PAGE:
As is known, the voltage differences applied to each pixel 28 must alternate between positive and negative. The apparent brightness of the pixel 28 will generally be the average of the absolute value of the potential difference. Thus, if in the first refresh cycle the potential difference across a pixel 28 is 180 volts and in the second refresh cycle is -160 volts, the apparent brightness of the pixel will be generally equal to the brightness of the pixel 28 at 170 volts.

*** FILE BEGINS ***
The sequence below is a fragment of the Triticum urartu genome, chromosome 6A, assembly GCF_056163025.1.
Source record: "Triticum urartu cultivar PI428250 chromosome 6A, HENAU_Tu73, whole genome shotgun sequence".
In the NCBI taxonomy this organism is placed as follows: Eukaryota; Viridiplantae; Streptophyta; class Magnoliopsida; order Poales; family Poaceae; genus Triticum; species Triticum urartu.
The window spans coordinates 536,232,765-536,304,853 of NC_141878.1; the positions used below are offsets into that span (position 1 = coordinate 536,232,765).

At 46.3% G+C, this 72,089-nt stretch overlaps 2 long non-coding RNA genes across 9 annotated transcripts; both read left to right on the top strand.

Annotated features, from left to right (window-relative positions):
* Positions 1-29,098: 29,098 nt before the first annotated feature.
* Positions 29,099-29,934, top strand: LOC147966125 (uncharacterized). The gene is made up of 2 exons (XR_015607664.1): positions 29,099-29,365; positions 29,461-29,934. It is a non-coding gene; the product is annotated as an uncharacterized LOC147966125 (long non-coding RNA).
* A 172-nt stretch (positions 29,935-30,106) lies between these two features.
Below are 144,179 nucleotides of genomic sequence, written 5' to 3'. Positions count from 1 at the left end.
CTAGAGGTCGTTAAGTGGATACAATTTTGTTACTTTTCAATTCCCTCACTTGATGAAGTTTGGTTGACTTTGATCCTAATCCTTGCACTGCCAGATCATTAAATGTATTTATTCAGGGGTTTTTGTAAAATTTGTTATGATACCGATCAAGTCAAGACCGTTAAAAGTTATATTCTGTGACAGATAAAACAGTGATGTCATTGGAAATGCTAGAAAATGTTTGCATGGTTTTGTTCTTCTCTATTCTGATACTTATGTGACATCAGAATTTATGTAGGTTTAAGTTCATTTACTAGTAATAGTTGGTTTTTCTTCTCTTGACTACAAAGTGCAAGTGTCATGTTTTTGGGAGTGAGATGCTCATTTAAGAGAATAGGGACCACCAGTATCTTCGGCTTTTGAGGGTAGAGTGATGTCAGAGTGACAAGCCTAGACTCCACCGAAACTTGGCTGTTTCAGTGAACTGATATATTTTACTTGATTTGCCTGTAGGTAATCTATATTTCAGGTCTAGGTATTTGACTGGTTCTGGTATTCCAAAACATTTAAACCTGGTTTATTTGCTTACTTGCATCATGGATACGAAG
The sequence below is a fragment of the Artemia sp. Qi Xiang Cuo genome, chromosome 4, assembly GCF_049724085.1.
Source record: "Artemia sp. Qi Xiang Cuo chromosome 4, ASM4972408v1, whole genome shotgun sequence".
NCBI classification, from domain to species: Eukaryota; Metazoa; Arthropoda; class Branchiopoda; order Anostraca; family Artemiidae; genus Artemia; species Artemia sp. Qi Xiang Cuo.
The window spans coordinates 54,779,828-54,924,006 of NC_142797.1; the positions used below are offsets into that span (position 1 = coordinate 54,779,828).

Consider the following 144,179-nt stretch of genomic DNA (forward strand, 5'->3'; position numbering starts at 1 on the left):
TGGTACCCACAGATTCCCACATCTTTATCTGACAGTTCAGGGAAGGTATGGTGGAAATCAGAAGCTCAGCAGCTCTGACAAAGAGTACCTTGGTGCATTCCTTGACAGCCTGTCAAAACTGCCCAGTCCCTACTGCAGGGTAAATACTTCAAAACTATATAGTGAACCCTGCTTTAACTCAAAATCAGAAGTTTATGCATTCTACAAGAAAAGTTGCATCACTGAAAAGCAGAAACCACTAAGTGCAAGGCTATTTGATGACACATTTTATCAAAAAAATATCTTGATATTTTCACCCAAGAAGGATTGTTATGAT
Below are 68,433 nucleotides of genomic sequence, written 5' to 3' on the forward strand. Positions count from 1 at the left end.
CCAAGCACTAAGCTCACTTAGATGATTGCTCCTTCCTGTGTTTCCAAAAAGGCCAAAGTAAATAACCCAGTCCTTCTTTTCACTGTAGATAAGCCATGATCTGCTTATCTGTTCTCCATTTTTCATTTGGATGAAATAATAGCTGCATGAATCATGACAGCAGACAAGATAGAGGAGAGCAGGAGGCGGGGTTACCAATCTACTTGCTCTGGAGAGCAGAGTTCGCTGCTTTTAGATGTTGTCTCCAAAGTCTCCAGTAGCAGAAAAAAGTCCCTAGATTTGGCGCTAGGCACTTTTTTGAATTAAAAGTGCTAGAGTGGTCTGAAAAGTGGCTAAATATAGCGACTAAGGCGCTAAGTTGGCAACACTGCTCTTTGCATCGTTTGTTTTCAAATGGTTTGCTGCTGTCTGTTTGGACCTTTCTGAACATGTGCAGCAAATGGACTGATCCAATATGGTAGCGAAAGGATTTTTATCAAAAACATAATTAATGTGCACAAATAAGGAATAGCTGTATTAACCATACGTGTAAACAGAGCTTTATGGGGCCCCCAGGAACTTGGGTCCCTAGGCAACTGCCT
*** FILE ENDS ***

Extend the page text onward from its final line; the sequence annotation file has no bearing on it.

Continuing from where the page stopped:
The column driver 36 and row driver 38 activate the column electrodes 24 and row electrodes 26 according to the video frame information 32 including the pixel brightness information 34 stored in RAM 40. Various techniques for varying the refresh rate of pixels 28 in the ELD 22 are known. For example, the video frame 32, including the pixel brightness information 34, may be decoded and stored in RAM 40 for each of the refresh cycles. A selected pixel 28 is activated in all, none or some of the refresh cycles. A preferred method for varying refresh rate is discussed in detail in copending application Ser. No. 08/961,364, filed on even date herewith, entitled “Memory Configuration for Gray Shade ELD Using ON/OFF Drivers” which is assigned to the assignee of the present invention and hereby incorporated by reference.